State schools earn ‘C’ from education newspaper

By Samuel Speciale, Education reporter

A national report grading the performance of state school systems found that West Virginia falls behind in student achievement despite being the country’s second highest spender on education.

While West Virginia came up short in several categories, like preschool enrollment and factors determining a student’s chance for success, the state’s overall grade of C places it 27th in the nation. The country as a whole also received a C.

In 2013, the report ranked West Virginia ninth in the nation with an overall score of B-minus despite receiving an F in student achievement. The state’s ranking has varied over time though due to the report’s shifting focus each year. That B-minus dropped to C-minus last year when West Virginia’s ranking plummeted to 46th. However, researchers said past reports are not directly comparable to the one issued this year.

Despite the lukewarm results of the report, which was released Thursday by Education Week, school officials said they were encouraged.

State Superintendent Michael Martirano said the report positively reflects areas where the state has shown improvement, but admitted more work still needs to be done if graduation, attendance and student achievement goals are to improve.

“We need to continue to work tirelessly to help all children reach their full potential and ensure that every student graduates from high school college and career ready,” he said.

Martirano has said in past interviews that improving achievement requires intervention before a student even starts school.

West Virginia is one of the best states when it comes to this, the report finds. The state is ranked sixth in early education, though preschool enrollment is one of the lowest in the country at about 37 percent.

Despite this, West Virginia’s preschool program is nationally recognized — most notably for a state law that required universal care to be offered to every 4-year-old.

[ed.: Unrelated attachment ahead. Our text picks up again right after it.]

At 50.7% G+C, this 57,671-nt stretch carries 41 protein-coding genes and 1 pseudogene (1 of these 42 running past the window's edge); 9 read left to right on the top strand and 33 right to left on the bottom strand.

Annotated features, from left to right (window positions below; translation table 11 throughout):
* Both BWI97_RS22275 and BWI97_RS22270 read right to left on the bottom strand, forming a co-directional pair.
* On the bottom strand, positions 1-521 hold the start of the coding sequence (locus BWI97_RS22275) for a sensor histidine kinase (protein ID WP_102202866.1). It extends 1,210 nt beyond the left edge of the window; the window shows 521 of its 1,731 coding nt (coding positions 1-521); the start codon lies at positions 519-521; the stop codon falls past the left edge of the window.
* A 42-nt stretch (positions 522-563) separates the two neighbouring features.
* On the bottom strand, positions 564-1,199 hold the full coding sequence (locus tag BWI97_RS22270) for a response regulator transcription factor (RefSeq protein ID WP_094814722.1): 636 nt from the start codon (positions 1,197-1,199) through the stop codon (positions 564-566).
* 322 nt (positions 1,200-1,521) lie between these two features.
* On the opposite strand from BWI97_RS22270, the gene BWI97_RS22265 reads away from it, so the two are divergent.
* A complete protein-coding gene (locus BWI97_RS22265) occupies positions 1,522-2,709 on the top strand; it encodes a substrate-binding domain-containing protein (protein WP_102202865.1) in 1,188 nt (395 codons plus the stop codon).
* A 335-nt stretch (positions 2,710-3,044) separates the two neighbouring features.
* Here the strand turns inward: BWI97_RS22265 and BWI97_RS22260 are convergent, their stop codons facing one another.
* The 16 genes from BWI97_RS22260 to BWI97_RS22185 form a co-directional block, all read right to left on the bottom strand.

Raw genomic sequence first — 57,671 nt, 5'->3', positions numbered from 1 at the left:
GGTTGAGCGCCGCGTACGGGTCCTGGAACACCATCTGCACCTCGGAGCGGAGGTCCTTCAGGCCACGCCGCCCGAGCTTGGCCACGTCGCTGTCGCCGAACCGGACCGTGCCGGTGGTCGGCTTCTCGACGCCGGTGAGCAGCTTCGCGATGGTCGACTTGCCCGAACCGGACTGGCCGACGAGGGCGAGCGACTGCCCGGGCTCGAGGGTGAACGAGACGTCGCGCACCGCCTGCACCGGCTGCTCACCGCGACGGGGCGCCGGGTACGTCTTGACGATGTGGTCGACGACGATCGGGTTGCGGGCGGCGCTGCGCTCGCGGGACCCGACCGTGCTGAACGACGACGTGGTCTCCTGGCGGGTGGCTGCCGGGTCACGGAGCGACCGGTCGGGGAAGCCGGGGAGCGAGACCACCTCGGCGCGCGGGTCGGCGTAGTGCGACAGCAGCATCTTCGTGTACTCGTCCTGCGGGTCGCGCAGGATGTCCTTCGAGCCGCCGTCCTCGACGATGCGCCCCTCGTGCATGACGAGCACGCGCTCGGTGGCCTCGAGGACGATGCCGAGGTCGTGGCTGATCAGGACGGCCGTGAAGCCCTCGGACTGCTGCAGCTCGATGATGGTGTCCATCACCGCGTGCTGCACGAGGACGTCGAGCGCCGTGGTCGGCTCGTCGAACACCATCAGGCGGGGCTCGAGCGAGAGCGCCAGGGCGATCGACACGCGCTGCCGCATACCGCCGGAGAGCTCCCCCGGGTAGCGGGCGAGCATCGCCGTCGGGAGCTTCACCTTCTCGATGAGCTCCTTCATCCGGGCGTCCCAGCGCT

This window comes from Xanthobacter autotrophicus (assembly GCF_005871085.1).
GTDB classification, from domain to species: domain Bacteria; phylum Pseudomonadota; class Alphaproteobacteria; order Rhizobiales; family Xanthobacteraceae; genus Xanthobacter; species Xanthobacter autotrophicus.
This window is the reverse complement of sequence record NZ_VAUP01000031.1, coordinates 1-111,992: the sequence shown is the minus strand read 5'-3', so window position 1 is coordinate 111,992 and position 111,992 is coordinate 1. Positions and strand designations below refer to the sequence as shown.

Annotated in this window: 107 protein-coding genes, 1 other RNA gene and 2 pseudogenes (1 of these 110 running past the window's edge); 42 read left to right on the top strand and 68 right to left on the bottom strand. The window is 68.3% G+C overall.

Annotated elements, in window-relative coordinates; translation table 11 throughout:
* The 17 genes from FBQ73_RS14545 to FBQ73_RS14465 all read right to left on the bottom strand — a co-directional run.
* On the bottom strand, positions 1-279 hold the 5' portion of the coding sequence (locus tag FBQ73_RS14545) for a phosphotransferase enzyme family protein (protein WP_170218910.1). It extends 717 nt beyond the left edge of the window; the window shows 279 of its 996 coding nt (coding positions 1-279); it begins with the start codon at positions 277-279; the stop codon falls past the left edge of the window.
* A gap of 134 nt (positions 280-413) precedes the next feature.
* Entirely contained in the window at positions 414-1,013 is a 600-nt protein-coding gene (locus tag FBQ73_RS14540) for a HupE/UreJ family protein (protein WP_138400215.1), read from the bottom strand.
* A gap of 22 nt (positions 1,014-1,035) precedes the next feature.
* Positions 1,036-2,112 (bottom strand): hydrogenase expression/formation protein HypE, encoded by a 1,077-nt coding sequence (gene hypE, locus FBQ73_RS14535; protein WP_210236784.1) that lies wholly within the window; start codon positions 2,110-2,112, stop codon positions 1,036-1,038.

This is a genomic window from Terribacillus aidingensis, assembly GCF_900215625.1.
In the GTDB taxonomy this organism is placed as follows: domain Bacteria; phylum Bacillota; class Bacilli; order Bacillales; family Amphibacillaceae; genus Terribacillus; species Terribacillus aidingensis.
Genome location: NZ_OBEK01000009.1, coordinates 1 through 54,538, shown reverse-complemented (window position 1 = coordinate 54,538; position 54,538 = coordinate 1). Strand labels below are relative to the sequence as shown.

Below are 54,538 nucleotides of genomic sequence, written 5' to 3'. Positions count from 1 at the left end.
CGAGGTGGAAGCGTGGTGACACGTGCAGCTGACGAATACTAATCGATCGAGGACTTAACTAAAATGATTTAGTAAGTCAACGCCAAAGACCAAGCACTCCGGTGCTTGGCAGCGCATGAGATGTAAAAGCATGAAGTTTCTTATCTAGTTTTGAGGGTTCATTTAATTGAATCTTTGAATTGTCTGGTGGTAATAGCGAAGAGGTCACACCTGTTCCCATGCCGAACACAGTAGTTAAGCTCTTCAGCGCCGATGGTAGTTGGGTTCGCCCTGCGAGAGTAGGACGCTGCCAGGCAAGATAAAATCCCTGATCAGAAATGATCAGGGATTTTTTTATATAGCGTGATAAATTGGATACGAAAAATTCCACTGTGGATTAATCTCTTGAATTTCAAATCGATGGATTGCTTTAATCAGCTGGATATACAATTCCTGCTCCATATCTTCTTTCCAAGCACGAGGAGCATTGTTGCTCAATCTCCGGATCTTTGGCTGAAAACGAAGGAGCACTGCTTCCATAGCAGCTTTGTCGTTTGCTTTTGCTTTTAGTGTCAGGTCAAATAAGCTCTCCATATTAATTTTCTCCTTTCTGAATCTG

While the report found that West Virginia has not seen preschool enrollment gains in recent years, it does place the state sixth in the number of students attending a full-day program.

The focus of this year’s report was early education. The nation as a whole received a D-plus.

Other factors graded were student performance and their chance for success.

West Virginia was 47th in achievement and is ranked in the bottom 10 for fourth and eighth grade reading and math proficiency.

The state also was 47th in the chance for success index, which measures the role of education in a student’s life, from childhood to adulthood.

West Virginia’s highest marks came in education spending.

While the state’s education spending was second highest in the nation, the management of the Department of Education’s $2.5 billion budget has been the source of much criticism over the years and one of the factors highlighted in an efficiency audit that found the state wasted millions.

While the high per-pupil spending may not be reflected by student achievement rates, the report found that West Virginia is one of the most equitable education spenders when it comes to low-income students in poorer districts.

The report, Education Week’s 19th, also found that state performance is inconsistent across indexes. The majority of states, West Virginia included, ranked in the top 10 in some categories and in the bottom 10 in others.

The full report can be downloaded at www.edweek.org.

Contact writer Samuel Speciale at sam.speciale@dailymailwv.com or 304-348-4886. Follow him at www.twitter.com/wvschools.